Wednesday, February 4, 2009

Are Blogs Open to Libel?

The blogosphere in North Carolina (where Connect2 is based) is churning based on a state bill introduced yesterday that would open bloggers up to libel suits. The reaction? Interesting, but a bit predictable. Some folks are claiming the bill violates First Amendment rights, other are arguing that a public figure must prove "actual malice" regarding negative coverage, meaning that the reporter published the story, knowing it was false, with the intent to harm the individual. As some posts have mentioned, under common law, you can be sued, but the state's libel laws include specific protections for newspapers and magazines that may not apply to individual bloggers.

It's an interesting argument. Personally, I think there needs to be some sort of recourse against bloggers. For all the posts (by bloggers no less) on the topic, they are not all the same and do not all operate by journalistic rules, and quite possibly, don't even know the rules exist. Journalists understand that rules apply to objective coverage and that you need to source material before going to print, even if that source is unnamed. Journalism isn't run on rumors. Sure, stories can start as rumors but journalists fact check before running. When this doesn't happen, people lose their jobs and publications lose credibility (CBS, Washington Post, etc have all dealt with this over the past several years.)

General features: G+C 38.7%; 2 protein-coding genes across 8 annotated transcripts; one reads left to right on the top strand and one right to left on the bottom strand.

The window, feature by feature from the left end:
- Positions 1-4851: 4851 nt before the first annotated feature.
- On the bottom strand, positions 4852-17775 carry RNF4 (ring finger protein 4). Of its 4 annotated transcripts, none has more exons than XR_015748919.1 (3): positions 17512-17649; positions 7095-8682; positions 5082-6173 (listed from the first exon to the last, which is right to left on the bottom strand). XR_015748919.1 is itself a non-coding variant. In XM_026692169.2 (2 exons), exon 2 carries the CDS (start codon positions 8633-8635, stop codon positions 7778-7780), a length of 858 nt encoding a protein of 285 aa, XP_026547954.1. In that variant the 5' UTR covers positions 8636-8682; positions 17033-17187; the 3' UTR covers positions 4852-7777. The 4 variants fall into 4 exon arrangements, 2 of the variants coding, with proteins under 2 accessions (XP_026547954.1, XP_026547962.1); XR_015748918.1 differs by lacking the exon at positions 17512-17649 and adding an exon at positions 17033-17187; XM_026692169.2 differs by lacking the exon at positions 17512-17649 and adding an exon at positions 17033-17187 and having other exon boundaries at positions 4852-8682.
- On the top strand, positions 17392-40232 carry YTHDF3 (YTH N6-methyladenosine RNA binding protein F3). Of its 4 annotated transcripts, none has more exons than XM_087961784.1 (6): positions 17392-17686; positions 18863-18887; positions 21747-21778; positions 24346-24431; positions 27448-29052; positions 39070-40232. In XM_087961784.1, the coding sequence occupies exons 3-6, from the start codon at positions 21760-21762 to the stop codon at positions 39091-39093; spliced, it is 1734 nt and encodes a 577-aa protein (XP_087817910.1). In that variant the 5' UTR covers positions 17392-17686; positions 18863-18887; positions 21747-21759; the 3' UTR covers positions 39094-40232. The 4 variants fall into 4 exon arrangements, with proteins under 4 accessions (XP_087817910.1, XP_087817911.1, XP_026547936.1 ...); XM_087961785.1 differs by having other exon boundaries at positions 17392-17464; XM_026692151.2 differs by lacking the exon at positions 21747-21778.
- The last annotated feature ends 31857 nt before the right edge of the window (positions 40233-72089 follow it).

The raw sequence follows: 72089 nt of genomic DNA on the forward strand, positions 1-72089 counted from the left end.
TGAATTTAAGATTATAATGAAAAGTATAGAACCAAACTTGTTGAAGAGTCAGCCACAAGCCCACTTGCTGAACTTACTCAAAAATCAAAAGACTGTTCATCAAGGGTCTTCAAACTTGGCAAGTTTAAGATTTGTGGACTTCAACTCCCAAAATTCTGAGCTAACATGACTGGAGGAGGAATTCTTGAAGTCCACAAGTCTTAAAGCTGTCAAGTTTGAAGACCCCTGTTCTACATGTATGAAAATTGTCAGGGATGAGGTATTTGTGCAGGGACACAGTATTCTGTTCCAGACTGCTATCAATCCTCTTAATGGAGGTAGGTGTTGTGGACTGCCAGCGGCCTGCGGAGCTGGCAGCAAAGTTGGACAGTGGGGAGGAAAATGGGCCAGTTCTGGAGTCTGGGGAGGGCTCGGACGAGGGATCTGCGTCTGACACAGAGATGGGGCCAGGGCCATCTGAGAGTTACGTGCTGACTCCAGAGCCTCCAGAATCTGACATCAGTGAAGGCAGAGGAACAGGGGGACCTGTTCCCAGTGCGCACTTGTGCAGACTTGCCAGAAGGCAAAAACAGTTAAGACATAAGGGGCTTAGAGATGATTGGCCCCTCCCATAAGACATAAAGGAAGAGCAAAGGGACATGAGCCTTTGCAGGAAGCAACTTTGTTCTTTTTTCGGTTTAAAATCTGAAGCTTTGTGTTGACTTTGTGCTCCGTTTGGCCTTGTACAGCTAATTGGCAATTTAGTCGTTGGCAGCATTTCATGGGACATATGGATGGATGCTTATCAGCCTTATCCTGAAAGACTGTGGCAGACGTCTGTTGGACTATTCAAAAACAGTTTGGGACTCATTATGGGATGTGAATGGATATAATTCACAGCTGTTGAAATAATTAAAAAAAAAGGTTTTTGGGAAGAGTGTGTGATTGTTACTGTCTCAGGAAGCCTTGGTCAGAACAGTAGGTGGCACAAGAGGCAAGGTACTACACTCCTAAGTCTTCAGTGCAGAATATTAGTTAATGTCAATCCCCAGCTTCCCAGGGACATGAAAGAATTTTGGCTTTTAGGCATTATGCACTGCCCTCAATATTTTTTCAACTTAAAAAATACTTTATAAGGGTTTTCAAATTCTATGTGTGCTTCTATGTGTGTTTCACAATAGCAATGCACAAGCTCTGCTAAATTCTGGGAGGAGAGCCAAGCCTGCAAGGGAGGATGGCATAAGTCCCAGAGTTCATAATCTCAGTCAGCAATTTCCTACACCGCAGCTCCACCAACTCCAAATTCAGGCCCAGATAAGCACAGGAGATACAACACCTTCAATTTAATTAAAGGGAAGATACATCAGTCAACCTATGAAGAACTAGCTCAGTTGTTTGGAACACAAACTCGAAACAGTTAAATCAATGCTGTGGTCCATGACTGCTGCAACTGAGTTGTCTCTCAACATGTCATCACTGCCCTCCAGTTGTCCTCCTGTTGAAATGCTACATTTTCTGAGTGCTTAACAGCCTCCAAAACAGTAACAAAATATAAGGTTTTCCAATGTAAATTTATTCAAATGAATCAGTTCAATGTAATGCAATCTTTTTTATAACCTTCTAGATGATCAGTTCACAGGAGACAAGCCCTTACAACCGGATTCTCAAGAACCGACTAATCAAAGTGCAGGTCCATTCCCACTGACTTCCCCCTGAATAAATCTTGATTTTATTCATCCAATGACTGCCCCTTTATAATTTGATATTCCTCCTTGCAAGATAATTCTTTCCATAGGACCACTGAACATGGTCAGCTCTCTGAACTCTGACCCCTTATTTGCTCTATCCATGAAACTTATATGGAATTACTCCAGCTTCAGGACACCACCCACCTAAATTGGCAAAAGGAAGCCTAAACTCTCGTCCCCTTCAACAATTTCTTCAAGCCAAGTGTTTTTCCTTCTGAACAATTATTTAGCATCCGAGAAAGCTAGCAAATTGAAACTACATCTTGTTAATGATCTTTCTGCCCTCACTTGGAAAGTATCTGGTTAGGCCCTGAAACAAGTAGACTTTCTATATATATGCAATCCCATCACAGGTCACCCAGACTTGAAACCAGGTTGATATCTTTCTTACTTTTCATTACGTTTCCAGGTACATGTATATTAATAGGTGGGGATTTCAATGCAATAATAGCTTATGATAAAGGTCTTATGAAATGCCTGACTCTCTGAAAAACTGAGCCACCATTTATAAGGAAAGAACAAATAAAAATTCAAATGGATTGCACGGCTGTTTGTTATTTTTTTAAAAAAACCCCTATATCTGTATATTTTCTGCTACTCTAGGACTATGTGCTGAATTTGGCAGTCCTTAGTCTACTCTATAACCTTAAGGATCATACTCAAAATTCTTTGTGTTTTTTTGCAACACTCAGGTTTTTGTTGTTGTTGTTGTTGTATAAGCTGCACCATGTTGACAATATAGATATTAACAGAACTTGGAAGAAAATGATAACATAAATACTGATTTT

Bloggers don't always operate under the same constraints and do not adhere to the same standards as traditional news outlets. Newspapers and magazines have mastheads to enable people to make contact and often have a OpEd page where readers can raise their voices. Bloggers don't have these tools and often hide behind pseudonyms instead of saying who they actually are. Sure, you can post a comment but you don’t really have recourse against the blogger if they are hidden. And...they often post things that are completely speculative without restraint.

That being said, there are many bloggers that do understand the rules and run their sites by traditional journalistic principals. These sites are great and deserve First Amendment protection.

Blogs are easy to set up and anyone can have one on any topic they choose. And I'm not sure everyone that has a blog understands the impact a post can have on people, which is unfortunate. Ultimately, I believe there has to be the same transparency within the print journalism world as there is in the online blogosphere – bloggers slandering citizens need to know that there repercussions to their actions and conversely, private citizens need to know they have choices/actions should such an incident occur.

Let’s face it. This law is not meant to protect people from credentialed bloggers like the Huffington Post and GigaOm who most likely will never have issues, but from the random blogger that is just out to throw stones.